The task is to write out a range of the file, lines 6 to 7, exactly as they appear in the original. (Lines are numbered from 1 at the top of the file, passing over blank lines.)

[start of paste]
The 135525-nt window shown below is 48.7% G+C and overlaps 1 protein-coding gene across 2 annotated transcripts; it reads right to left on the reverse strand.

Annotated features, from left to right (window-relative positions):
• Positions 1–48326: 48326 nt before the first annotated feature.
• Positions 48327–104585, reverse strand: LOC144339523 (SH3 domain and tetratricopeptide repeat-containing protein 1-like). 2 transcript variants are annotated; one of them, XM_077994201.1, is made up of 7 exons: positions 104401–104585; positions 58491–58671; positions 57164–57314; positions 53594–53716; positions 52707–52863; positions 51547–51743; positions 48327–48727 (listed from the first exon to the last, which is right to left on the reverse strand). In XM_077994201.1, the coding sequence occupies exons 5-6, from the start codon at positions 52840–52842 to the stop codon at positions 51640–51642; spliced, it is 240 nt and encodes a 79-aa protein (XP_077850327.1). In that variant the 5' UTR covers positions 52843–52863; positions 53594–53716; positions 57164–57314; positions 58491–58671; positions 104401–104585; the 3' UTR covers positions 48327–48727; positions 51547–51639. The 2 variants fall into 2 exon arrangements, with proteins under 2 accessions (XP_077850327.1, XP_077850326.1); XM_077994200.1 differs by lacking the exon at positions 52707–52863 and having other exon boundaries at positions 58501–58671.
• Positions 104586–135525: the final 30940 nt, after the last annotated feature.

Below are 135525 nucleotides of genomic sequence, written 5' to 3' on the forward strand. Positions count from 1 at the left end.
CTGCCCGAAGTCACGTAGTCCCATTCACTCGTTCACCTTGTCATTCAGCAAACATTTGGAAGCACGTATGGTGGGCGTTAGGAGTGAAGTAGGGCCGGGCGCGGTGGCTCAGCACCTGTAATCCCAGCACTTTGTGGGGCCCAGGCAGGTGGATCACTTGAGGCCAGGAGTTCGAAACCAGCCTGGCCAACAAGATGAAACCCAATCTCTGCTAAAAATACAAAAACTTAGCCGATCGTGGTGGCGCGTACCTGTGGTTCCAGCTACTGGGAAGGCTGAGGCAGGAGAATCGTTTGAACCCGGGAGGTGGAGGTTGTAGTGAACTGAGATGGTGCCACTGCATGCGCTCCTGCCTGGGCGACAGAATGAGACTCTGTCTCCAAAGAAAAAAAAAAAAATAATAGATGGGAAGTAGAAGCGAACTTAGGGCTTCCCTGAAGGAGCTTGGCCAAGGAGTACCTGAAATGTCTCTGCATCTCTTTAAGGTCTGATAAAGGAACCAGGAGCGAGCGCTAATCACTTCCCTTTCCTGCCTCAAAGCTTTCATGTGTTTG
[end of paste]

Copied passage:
Below are 135525 nucleotides of genomic sequence, written 5' to 3' on the forward strand. Positions count from 1 at the left end.
CTGCCCGAAGTCACGTAGTCCCATTCACTCGTTCACCTTGTCATTCAGCAAACATTTGGAAGCACGTATGGTGGGCGTTAGGAGTGAAGTAGGGCCGGGCGCGGTGGCTCAGCACCTGTAATCCCAGCACTTTGTGGGGCCCAGGCAGGTGGATCACTTGAGGCCAGGAGTTCGAAACCAGCCTGGCCAACAAGATGAAACCCAATCTCTGCTAAAAATACAAAAACTTAGCCGATCGTGGTGGCGCGTACCTGTGGTTCCAGCTACTGGGAAGGCTGAGGCAGGAGAATCGTTTGAACCCGGGAGGTGGAGGTTGTAGTGAACTGAGATGGTGCCACTGCATGCGCTCCTGCCTGGGCGACAGAATGAGACTCTGTCTCCAAAGAAAAAAAAAAAAATAATAGATGGGAAGTAGAAGCGAACTTAGGGCTTCCCTGAAGGAGCTTGGCCAAGGAGTACCTGAAATGTCTCTGCATCTCTTTAAGGTCTGATAAAGGAACCAGGAGCGAGCGCTAATCACTTCCCTTTCCTGCCTCAAAGCTTTCATGTGTTTG